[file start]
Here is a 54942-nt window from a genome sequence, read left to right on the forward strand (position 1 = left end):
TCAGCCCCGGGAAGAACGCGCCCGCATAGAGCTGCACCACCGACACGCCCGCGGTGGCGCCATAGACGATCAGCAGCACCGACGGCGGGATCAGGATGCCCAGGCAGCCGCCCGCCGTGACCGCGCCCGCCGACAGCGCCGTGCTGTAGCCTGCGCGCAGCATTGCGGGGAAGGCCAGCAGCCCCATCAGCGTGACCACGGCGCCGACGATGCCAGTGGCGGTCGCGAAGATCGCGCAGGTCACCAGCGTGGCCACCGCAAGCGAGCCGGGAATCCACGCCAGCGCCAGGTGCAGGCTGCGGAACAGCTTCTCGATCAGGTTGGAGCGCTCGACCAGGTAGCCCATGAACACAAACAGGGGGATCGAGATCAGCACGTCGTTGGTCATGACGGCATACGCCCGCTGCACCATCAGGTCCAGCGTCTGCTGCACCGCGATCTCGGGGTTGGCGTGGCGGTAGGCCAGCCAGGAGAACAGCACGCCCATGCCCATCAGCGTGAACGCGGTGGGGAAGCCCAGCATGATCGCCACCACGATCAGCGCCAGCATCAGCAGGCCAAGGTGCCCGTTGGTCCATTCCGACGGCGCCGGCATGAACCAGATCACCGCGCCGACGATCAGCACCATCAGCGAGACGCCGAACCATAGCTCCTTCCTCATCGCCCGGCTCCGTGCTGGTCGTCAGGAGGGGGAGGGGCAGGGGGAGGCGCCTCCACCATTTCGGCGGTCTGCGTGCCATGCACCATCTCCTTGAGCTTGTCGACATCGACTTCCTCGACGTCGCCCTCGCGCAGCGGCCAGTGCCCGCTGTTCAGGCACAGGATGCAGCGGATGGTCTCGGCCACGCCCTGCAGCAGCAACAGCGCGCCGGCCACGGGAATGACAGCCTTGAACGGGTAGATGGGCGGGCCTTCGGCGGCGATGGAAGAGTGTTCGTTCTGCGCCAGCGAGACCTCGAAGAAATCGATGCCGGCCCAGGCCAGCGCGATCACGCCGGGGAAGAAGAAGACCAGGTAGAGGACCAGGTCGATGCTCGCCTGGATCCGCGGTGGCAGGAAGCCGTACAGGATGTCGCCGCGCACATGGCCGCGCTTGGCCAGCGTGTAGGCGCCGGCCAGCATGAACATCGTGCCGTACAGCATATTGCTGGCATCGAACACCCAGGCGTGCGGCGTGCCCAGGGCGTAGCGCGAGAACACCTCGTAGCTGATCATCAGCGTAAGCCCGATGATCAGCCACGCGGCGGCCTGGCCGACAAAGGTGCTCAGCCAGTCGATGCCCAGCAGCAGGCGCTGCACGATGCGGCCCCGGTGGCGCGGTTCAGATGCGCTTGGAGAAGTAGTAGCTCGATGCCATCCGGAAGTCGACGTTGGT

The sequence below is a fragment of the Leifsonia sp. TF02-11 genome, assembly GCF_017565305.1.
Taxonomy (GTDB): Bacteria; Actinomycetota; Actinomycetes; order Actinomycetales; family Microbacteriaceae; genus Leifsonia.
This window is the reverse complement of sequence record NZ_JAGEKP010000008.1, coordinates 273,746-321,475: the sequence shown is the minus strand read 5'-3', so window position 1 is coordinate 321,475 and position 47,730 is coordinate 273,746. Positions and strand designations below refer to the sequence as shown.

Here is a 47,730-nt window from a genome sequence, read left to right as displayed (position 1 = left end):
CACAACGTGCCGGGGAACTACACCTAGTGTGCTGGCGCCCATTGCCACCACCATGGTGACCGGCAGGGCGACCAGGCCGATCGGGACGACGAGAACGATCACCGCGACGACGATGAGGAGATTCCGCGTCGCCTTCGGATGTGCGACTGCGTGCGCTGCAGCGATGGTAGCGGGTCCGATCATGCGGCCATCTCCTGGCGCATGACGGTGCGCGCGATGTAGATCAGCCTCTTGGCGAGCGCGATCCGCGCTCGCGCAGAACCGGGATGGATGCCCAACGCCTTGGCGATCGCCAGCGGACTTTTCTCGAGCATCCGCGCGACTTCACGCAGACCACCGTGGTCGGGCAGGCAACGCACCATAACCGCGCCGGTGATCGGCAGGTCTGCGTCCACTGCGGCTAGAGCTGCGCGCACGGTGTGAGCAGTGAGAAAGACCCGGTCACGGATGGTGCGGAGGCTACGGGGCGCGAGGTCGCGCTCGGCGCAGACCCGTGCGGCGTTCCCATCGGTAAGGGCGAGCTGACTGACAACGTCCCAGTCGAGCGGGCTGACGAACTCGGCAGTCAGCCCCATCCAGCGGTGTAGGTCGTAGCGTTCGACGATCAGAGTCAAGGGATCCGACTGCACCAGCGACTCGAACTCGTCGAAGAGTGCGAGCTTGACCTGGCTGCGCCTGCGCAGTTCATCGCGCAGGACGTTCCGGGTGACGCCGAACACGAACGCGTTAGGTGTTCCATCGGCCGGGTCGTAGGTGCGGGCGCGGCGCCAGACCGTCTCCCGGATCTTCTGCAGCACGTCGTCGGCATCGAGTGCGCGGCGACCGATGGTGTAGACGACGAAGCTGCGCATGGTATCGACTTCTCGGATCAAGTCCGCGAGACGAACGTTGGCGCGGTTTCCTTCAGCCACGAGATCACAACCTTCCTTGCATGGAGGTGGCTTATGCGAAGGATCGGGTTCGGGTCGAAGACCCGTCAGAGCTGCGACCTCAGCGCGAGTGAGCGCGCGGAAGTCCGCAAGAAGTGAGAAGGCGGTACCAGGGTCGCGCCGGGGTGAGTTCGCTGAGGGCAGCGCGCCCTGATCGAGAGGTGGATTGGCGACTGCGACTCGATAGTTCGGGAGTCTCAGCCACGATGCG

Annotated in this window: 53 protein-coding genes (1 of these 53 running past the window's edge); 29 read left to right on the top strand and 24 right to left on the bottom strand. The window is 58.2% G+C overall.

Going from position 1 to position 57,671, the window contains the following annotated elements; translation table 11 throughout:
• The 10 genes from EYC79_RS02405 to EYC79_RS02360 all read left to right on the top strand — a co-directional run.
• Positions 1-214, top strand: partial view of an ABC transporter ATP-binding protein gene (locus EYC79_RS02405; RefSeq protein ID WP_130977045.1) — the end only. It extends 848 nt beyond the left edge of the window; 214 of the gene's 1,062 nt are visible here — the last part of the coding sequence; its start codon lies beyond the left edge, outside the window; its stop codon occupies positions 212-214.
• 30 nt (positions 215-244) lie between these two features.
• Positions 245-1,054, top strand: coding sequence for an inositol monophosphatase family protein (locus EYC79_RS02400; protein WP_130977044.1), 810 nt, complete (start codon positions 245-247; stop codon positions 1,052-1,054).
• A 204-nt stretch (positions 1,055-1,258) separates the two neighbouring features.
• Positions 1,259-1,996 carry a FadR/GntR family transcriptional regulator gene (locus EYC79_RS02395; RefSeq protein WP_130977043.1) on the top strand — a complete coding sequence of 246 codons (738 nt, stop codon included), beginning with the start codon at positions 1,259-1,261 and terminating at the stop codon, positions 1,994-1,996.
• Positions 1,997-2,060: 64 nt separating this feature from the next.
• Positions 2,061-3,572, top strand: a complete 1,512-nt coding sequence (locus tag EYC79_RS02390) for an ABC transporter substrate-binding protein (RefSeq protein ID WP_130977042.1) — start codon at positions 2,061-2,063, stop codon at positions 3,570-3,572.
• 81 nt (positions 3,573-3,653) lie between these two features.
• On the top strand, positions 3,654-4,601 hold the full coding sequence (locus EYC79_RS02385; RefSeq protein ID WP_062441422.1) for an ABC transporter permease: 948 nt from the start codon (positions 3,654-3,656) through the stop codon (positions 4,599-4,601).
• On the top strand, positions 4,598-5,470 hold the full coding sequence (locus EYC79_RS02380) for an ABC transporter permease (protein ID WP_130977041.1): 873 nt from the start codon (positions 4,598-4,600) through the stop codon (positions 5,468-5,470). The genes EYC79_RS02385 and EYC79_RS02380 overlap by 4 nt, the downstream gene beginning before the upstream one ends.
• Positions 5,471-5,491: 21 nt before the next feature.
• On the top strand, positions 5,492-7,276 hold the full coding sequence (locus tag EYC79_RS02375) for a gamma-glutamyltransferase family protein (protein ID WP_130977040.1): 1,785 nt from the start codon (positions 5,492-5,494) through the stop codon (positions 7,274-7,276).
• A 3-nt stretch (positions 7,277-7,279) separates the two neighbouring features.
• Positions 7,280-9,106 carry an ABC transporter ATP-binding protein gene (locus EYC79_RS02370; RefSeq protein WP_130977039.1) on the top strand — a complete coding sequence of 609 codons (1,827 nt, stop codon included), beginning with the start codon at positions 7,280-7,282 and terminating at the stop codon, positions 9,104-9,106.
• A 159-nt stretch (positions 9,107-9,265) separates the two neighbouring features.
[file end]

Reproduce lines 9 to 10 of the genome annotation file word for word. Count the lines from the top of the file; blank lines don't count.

Going from position 1 to position 57,671, the window contains the following annotated elements; translation table 11 throughout:
• The 10 genes from EYC79_RS02405 to EYC79_RS02360 all read left to right on the top strand — a co-directional run.